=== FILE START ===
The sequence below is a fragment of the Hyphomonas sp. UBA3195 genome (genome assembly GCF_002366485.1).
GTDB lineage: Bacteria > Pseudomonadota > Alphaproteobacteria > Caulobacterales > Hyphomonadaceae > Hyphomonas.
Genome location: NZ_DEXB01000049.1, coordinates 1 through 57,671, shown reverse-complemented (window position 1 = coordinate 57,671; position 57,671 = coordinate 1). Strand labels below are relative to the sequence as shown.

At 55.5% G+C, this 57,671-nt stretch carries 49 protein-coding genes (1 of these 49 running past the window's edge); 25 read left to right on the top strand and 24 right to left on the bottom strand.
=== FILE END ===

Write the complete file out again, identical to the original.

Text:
The sequence below is a fragment of the Hyphomonas sp. UBA3195 genome (genome assembly GCF_002366485.1).
GTDB lineage: Bacteria > Pseudomonadota > Alphaproteobacteria > Caulobacterales > Hyphomonadaceae > Hyphomonas.
Genome location: NZ_DEXB01000049.1, coordinates 1 through 57,671, shown reverse-complemented (window position 1 = coordinate 57,671; position 57,671 = coordinate 1). Strand labels below are relative to the sequence as shown.

At 55.5% G+C, this 57,671-nt stretch carries 49 protein-coding genes (1 of these 49 running past the window's edge); 25 read left to right on the top strand and 24 right to left on the bottom strand.